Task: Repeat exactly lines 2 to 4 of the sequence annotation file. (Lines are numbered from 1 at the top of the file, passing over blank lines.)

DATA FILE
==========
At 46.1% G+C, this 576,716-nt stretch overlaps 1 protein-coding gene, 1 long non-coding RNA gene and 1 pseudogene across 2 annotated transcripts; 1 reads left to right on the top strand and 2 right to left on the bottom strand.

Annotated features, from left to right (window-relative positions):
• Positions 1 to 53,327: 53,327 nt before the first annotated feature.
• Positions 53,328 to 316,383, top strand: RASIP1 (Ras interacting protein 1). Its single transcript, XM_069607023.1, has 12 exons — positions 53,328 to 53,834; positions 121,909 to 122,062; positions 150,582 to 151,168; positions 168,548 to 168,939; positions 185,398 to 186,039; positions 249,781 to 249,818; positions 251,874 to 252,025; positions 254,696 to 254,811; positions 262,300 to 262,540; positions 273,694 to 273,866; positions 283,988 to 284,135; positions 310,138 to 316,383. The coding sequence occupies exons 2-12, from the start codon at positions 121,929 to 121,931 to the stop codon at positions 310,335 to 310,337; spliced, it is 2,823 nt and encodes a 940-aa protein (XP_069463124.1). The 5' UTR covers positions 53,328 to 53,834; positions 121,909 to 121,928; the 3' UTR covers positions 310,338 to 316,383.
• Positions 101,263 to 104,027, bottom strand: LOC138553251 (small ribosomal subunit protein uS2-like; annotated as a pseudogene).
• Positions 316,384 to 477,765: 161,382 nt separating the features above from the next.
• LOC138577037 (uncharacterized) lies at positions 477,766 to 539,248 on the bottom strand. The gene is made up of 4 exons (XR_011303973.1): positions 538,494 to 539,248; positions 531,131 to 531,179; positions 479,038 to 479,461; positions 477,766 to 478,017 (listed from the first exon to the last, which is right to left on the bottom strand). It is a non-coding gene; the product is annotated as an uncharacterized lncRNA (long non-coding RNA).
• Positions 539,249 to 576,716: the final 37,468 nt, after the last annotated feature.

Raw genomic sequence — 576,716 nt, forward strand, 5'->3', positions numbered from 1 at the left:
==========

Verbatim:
Annotated features, from left to right (window-relative positions):
• Positions 1 to 53,327: 53,327 nt before the first annotated feature.
• Positions 53,328 to 316,383, top strand: RASIP1 (Ras interacting protein 1). Its single transcript, XM_069607023.1, has 12 exons — positions 53,328 to 53,834; positions 121,909 to 122,062; positions 150,582 to 151,168; positions 168,548 to 168,939; positions 185,398 to 186,039; positions 249,781 to 249,818; positions 251,874 to 252,025; positions 254,696 to 254,811; positions 262,300 to 262,540; positions 273,694 to 273,866; positions 283,988 to 284,135; positions 310,138 to 316,383. The coding sequence occupies exons 2-12, from the start codon at positions 121,929 to 121,931 to the stop codon at positions 310,335 to 310,337; spliced, it is 2,823 nt and encodes a 940-aa protein (XP_069463124.1). The 5' UTR covers positions 53,328 to 53,834; positions 121,909 to 121,928; the 3' UTR covers positions 310,338 to 316,383.